As a payment mechanism, it holds some promise. Today, you can buy a $5 coffee and the transaction will take a cumbersome 30 minutes and cost $18 in fees, which are high currently due to network congestion. (A year ago, the fee was $1.) However, if you need to send $1 billion across the globe, the transaction will also take 30 minutes and cost $18. In both transactions you will have irrefutable proof of payment on the blockchain and no intermediaries, including banks or credit card companies and their attendant fees, will be involved. 

As in investment, bitcoin is somewhat like gold in that it may be a long-term store of value, providing a degree of inflation protection, albeit in considerably lighter form!  However, gold has millennia of history as a store of value – bitcoin has 13 years. Both bitcoin and gold have serious limitations from an investment standpoint in that neither provides intrinsic value from earnings or dividends. Both derive their value from their degree of scarcity and the degree of acceptance by the investing community as an “investable” asset. 

Recently bitcoin has received notable acceptance in the investing community. Some very high-profile individuals and companies have mentioned their purchase of bitcoin as a diversifier. (Tesla recently purchased $1.5 billion in bitcoins and announced that it plans to accept the cryptocurrency as payment.) However, as a percentage of holdings for most companies, the stake in bitcoins tends to be extremely small. 

Other issues with bitcoin

Although bitcoin has earned some significant acceptance as a financial tool and/or investment, there are some non-financial issues that diminish its appeal. First, because of its pseudo anonymity and use outside the realm of the globally regulated financial system, it has become the currency for illicit transactions or repugnant behavior. Bitcoin ransoms are frequently demanded in malware attacks while the global drug and arms trade is frequently denominated in bitcoin.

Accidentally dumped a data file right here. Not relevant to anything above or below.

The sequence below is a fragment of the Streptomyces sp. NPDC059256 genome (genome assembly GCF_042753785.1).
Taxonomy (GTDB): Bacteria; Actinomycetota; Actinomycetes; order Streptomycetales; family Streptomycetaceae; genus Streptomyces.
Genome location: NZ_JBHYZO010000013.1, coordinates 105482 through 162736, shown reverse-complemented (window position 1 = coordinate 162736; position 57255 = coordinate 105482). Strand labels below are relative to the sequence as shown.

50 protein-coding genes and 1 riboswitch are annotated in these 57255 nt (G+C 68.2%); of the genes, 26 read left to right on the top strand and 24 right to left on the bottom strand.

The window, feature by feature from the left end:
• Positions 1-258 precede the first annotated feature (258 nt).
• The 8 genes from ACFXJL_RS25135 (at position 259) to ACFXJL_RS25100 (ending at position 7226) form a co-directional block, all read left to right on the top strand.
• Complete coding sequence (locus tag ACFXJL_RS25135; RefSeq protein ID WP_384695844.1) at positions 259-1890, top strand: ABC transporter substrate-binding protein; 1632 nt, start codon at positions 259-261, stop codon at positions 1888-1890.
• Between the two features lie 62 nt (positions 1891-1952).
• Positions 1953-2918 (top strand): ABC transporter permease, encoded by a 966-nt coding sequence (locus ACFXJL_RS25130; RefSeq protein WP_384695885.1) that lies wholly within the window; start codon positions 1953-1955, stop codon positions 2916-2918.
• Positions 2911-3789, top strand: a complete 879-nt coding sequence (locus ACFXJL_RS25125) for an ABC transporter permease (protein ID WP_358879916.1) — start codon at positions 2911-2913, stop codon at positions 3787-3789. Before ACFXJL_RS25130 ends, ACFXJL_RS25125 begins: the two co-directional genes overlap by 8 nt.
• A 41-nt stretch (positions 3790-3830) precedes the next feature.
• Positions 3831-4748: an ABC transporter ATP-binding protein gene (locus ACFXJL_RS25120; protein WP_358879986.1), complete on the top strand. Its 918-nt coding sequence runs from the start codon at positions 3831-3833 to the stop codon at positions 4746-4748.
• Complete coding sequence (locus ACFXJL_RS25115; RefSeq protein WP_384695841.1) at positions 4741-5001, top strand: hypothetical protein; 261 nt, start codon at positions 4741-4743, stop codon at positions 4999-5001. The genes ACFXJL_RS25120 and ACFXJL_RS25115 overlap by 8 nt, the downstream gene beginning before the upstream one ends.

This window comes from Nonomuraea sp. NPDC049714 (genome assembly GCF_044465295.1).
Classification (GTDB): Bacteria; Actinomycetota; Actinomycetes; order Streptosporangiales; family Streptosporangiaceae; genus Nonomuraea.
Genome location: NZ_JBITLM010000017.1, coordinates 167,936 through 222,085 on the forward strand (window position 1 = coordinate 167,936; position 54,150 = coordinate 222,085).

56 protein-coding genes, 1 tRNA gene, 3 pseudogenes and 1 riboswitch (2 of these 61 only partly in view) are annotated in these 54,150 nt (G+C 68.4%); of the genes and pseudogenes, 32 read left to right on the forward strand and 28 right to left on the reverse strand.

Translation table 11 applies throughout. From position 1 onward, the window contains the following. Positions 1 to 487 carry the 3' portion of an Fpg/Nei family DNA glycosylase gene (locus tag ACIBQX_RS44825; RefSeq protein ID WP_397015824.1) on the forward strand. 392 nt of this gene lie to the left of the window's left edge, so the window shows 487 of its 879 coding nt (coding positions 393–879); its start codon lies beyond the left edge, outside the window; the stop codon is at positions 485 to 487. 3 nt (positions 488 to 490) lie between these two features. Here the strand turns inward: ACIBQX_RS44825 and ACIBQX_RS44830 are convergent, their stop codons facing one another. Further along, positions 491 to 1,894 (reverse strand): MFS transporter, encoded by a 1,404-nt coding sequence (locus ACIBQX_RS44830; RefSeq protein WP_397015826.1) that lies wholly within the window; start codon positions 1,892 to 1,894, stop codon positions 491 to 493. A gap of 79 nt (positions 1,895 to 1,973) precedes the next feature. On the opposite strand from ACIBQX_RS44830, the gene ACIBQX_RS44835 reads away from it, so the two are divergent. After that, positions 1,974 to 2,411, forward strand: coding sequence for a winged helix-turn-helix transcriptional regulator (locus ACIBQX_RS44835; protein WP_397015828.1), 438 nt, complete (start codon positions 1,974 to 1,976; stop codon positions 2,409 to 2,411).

The risks of bitcoin are also more tangible than its value. The wrong sort of coding bug, mathematical innovation, or outright computer theft can leave an investor with a zero balance in their crypto “wallet” without warning. Furthermore, government regulation could suppress its value, or a new cryptocurrency, even one sponsored by one or multiple central banks, could become dominant.  

The creation of bitcoin through “mining” requires a staggering amount of computer power, consuming an immense amount of electricity. It is estimated that the amount of energy consumed to mine bitcoin now is equivalent to the annual consumption of electricity for countries such as Norway, Sweden, or Argentina!